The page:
Ready for Cloud Computing? We've got the vehicles.
The 25-Point Plan and "cloud first."
Government IT turned a corner with a single publication: The 25-Point Implementation Plan to Reform Federal Information Technology and Management. It was here that former Federal CIO Vivek Kundra issued his defining directive: “Beginning immediately, the Federal Government will shift to a cloud-first policy.” The OMB is requiring federal agencies to default to cloud-based solutions, “whenever a secure, reliable, cloud option exists.” While the benefits of cloud computing may be obvious - economy, flexibility and speed – the path to getting there is less so. There is no one-size-fits-all cloud solution, and with the speed of emerging technology, it can be hard to keep current. That's where NITAAC can help.
While you may be struggling with an appropriate cloud strategy, there are many contractors who have deployed cloud solutions
for agencies as diverse as the USDA, the DoD and the State Department. Many of these same contractors can be found on NITAAC GWACs. While the FedRAMP provisional process is ongoing, it is still up to each agency to issue the final ATO. For a listing of those who are FEDRamp compliant, or FEDRamp ready, visit https://cloud.cio.gov/fedramp/cloud-systems. Check back regularly as these lists change all of the time. For key documents and templates, visithttps://cloud.cio.gov/fedramp/templates.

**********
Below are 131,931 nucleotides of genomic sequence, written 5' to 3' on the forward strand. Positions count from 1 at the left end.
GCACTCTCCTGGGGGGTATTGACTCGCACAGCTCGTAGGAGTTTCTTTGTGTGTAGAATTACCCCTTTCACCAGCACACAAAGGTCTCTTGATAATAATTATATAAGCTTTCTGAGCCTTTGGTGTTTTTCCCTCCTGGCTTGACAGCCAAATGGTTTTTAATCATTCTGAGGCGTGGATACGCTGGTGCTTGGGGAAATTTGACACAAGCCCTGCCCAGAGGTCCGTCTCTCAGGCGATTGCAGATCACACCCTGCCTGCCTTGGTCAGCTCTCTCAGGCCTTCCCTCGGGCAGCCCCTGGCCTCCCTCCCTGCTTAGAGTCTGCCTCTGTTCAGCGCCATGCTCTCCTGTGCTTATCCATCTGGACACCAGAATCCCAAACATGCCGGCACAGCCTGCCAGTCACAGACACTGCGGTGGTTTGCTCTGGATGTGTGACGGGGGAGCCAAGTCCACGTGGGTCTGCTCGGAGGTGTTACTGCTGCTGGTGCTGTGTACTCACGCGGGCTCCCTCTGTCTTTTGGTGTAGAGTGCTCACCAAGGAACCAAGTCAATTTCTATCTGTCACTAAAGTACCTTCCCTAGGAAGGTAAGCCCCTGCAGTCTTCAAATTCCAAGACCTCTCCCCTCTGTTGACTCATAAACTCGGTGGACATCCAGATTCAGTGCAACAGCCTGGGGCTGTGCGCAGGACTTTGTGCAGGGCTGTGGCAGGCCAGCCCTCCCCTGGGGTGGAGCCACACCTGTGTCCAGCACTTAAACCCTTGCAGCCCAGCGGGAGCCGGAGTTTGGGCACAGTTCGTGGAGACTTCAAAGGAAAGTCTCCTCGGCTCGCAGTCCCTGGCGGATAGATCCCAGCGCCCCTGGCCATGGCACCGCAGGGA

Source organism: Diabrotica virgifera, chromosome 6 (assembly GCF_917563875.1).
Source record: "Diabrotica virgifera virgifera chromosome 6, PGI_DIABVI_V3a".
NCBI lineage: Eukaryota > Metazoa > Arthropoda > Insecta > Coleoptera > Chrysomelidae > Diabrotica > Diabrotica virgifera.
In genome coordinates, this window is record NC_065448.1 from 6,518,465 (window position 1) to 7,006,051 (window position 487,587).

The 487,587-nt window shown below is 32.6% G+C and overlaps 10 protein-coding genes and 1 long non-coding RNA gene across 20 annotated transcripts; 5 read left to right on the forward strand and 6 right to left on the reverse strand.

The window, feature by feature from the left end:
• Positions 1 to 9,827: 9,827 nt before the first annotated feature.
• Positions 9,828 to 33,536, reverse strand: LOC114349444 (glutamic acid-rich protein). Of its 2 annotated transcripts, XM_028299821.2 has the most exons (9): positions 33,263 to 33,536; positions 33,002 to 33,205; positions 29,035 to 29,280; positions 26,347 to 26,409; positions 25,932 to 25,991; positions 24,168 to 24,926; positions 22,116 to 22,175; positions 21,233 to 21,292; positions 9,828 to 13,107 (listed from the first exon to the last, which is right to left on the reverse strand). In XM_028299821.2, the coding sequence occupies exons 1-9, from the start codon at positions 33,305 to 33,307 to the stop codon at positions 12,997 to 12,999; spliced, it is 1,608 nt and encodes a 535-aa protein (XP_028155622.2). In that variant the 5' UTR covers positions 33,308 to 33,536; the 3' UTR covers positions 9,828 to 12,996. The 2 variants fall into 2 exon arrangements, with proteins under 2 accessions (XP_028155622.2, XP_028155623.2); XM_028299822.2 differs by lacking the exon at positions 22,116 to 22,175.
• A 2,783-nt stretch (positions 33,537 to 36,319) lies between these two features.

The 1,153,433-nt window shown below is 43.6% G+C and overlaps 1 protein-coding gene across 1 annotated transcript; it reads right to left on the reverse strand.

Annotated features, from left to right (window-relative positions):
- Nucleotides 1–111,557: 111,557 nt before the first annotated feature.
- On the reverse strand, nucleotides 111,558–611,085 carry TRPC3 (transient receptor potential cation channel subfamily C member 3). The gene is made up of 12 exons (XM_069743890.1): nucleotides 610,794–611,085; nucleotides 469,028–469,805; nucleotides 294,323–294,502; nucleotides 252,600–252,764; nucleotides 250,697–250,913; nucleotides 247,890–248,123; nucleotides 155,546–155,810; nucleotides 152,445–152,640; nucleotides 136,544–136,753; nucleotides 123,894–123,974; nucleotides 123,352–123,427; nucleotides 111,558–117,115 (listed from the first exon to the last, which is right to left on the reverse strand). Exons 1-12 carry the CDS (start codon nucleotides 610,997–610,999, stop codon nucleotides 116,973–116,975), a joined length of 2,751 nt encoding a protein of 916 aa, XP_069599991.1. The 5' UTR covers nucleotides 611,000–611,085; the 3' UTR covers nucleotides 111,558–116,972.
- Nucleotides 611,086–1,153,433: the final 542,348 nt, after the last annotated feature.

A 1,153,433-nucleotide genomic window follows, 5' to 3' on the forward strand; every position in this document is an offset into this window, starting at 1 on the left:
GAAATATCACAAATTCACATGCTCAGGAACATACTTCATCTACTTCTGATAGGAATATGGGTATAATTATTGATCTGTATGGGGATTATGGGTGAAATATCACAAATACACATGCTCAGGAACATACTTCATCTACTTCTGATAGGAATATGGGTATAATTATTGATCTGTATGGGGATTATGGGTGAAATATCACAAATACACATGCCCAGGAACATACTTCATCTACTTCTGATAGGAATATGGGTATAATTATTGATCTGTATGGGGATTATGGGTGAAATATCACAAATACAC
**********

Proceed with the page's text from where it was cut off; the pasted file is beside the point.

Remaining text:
Don't forget, as the OMB “myth busters campaign” pointed out, you are encouraged to have conversations with knowledgeable contract holders long before competition even begins. If you need us to help with this, or any aspect of cloud computing, just give the NITAAC Customer Support Center a call.
What exactly is Cloud Computing?
The National Institute of Standards and Technology(NIST) recognizes cloud computing as an evolving paradigm, but has issued working definitions.
Cloud computing is a model for enabling convenient,
on-demand network access to a shared pool of configurable computing resources (e.g., networks, servers, storage, applications, and services) that can be rapidly provisioned and released with minimal management effort or service provider interaction. This cloud model promotes availability and is composed of five essential characteristics, three service models, and four deployment models.
On-demand self-service. A consumer can unilaterally provision computing capabilities, such as server time and network storage, as needed automatically without requiring human interaction with each service’s provider.
Broad network access. Capabilities are available over the network and accessed through standard mechanisms that promote use by heterogeneous thin or thick client platforms (e.g., mobile phones, laptops, and PDAs).
Resource pooling. The provider’s computing resources are pooled to serve multiple consumers using a multitenant model, with different physical and virtual resources dynamically assigned and reassigned according to consumer demand. There is a sense of location-independence in that the customer generally has no control or knowledge over the exact location of the provided resources but may be able to specify location at a higher level of abstraction (e.g., country, state, or datacenter). Examples of resources include storage, processing, memory, network bandwidth, and virtual machines.
Rapid elasticity. Capabilities can be rapidly and elastically provisioned, in some cases automatically, to quickly scale out and rapidly released to quickly scale in. To the consumer, the capabilities available for provisioning often appear to be unlimited and can be purchased in any quantity at any time.